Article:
Saturday 31 March 2012

Blood Doping and Blood Passports

I briefly discussed this article in a previous blog, but I thought it would be worth sharing it in more detail as it is freely available to read online. Also it was published after my book went to print so it is not discussed there. It is written for a scientific audience but I think it is not too difficult to follow for the intelligent layperson.

The author is Carsten Lundby from the University of Zurich. It is a rather depressing summary of our state of play in detecting blood doping. Testing is especially tricky when the doping uses autologous blood i.e. an athlete pre-stores their own blood for a later transfusion. To counter this some sports, notably professional cycling, require athletes to have “blood passports”. The passport includes data from regular blood samples that have been taken to look for anomalous findings. These can include increases in red blood cell content (indicating a recent infusion of blood to aid performance) or increases in immature red blood cells (a likely consequence of a recent removal of blood to be stored for later use). A likelihood of doping score is calculated. But, as Lubdby stresses, this is not foolproof.

A recent study by Torben Pottgiesser at the University Hospital in Freiburg looked at control subjects who underwent a season’s blood doping program as if they were elite cyclists. Setting the probability level to 99% only caught eight out of eleven “cheats”. Setting the level to 99.9% only caught five. The danger of false positives is the problem here i.e. a positive test being triggered for someone who is not doping. Even setting the limit at a supposed 99.9% level, one test participant was initially “caught” who did not receive transfusions. On closer inspection the anomaly that lead to this false positive could be rationalised. But the lesson is clear. This data needs to be interpreted very carefully. This does not just require people trained in haematology, but also people who know the kind of tricks athletes use to avoid doping. It is therefore not surprising that, as outlined in my book, decisions to convict an athlete on an anomalous blood passport alone are likely to be appealed and ultimately decided in court.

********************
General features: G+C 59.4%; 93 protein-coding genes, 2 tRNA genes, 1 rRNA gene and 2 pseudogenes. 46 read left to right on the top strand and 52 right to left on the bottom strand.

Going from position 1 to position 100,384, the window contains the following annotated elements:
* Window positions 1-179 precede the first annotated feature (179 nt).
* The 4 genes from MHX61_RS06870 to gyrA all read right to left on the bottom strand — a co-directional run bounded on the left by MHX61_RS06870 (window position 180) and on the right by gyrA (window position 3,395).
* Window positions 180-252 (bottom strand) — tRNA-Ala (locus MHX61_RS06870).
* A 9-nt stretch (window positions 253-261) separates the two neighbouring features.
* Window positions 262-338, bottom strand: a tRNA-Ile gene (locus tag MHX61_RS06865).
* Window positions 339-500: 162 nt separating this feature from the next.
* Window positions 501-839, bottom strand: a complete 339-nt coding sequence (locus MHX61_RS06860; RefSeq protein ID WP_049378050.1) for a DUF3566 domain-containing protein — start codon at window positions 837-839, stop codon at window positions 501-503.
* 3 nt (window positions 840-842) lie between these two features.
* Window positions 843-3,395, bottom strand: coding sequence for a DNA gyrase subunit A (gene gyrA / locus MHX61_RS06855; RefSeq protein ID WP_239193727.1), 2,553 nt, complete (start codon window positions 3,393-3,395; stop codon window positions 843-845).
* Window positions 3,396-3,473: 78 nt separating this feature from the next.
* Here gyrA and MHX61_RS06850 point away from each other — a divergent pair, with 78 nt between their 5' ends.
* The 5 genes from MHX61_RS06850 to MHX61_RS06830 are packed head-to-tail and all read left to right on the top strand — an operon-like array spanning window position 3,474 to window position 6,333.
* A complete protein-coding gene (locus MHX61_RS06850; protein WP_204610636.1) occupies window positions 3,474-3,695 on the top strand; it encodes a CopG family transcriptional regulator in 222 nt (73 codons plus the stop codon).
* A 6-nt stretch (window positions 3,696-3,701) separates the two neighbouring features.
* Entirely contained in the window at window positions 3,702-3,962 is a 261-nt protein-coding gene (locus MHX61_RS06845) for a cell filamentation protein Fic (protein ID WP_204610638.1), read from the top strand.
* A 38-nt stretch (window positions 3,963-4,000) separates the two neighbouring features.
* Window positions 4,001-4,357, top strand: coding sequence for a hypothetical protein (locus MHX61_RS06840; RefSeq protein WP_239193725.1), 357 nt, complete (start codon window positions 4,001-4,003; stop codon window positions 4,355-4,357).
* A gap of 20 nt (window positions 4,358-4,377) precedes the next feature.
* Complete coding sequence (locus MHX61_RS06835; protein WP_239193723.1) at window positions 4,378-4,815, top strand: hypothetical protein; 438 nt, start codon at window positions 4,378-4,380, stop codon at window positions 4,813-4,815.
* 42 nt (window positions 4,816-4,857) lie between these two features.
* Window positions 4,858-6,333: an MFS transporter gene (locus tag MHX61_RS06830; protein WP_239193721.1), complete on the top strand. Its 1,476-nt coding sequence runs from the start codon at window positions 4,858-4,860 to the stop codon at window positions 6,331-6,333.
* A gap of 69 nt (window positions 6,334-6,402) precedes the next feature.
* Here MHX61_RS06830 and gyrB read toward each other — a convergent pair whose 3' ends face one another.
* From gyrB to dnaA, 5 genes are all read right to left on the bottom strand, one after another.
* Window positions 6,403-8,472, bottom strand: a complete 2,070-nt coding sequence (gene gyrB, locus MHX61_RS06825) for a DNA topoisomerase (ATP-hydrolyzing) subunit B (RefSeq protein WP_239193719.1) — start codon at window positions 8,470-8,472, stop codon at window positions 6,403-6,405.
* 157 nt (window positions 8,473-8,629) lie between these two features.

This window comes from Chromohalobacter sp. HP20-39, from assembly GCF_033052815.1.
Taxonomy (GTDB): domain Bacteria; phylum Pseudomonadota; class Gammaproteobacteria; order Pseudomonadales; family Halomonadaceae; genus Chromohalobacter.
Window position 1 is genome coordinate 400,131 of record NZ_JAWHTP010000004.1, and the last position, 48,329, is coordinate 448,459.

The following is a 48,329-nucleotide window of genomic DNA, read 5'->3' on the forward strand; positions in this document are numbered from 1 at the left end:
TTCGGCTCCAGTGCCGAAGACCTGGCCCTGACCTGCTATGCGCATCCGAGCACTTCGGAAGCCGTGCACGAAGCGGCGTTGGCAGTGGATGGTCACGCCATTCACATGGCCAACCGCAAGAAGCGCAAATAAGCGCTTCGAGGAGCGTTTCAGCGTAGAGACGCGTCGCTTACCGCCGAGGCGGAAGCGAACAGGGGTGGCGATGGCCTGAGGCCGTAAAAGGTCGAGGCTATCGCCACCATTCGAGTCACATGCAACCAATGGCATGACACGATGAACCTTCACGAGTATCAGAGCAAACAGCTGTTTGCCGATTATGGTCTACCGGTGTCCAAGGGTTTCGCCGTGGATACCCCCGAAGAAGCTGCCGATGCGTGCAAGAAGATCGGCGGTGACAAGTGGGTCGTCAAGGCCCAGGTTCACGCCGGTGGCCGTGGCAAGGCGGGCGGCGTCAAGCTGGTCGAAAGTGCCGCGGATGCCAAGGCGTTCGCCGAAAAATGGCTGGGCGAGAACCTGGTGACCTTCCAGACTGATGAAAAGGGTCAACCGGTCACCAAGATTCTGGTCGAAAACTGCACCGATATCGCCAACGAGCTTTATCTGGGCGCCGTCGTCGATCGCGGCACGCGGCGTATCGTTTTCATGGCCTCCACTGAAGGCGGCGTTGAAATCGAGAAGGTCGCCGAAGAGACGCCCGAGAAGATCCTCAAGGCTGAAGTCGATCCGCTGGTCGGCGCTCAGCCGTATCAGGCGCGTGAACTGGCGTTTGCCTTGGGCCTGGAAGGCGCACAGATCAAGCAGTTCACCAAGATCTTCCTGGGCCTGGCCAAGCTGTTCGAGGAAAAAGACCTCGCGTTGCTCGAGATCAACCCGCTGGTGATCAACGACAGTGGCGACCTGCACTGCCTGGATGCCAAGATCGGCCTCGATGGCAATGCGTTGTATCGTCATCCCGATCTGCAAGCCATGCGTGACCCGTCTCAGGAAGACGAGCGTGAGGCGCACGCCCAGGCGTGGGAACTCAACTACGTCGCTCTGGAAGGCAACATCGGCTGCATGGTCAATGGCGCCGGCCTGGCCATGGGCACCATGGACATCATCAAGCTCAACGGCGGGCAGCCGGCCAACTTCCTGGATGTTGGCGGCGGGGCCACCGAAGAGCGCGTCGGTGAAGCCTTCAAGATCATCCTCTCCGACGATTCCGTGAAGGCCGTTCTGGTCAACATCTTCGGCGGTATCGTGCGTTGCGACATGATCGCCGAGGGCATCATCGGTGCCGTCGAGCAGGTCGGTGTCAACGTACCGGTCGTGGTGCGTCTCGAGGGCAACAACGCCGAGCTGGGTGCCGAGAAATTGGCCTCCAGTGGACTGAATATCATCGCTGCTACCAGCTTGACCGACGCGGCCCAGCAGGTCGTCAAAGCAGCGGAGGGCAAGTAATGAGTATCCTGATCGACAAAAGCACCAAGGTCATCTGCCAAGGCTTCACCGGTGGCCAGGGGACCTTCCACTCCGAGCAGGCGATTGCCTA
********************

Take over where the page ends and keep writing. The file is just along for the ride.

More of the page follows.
For the curious, Figure 3 in the Lundby paper is one of the rare published examples of a doper’s diary; in this case a professional cyclist who was targetting success in a seven day race in March (Paris-Nice), a one day spring classic in late April, the three week Tour de France in July and the one day world championship race held in October. This makes salutary reading though we should not be surprised. Professional athletes take a scientific approach to all their preparations and drugs are surely no different.

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